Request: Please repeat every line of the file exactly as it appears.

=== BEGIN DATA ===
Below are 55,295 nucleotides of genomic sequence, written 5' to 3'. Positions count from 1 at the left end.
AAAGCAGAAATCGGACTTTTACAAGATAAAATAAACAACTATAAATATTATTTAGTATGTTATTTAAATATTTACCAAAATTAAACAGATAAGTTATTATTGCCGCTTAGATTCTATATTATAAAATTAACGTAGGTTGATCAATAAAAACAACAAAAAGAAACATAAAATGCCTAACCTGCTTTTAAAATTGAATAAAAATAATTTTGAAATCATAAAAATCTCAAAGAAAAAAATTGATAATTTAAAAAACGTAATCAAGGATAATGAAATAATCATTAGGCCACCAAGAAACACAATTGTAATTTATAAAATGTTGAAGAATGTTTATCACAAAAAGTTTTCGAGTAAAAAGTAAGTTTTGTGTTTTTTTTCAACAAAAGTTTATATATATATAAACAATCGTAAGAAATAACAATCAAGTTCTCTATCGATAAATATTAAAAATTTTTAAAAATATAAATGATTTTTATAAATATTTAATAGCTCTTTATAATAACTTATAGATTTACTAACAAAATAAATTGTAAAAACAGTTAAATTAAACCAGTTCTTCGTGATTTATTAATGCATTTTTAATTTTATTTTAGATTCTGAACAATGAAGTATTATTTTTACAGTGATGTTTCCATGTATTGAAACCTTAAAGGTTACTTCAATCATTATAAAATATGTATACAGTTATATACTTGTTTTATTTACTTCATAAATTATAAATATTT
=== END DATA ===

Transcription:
Below are 55,295 nucleotides of genomic sequence, written 5' to 3'. Positions count from 1 at the left end.
AAAGCAGAAATCGGACTTTTACAAGATAAAATAAACAACTATAAATATTATTTAGTATGTTATTTAAATATTTACCAAAATTAAACAGATAAGTTATTATTGCCGCTTAGATTCTATATTATAAAATTAACGTAGGTTGATCAATAAAAACAACAAAAAGAAACATAAAATGCCTAACCTGCTTTTAAAATTGAATAAAAATAATTTTGAAATCATAAAAATCTCAAAGAAAAAAATTGATAATTTAAAAAACGTAATCAAGGATAATGAAATAATCATTAGGCCACCAAGAAACACAATTGTAATTTATAAAATGTTGAAGAATGTTTATCACAAAAAGTTTTCGAGTAAAAAGTAAGTTTTGTGTTTTTTTTCAACAAAAGTTTATATATATATAAACAATCGTAAGAAATAACAATCAAGTTCTCTATCGATAAATATTAAAAATTTTTAAAAATATAAATGATTTTTATAAATATTTAATAGCTCTTTATAATAACTTATAGATTTACTAACAAAATAAATTGTAAAAACAGTTAAATTAAACCAGTTCTTCGTGATTTATTAATGCATTTTTAATTTTATTTTAGATTCTGAACAATGAAGTATTATTTTTACAGTGATGTTTCCATGTATTGAAACCTTAAAGGTTACTTCAATCATTATAAAATATGTATACAGTTATATACTTGTTTTATTTACTTCATAAATTATAAATATTT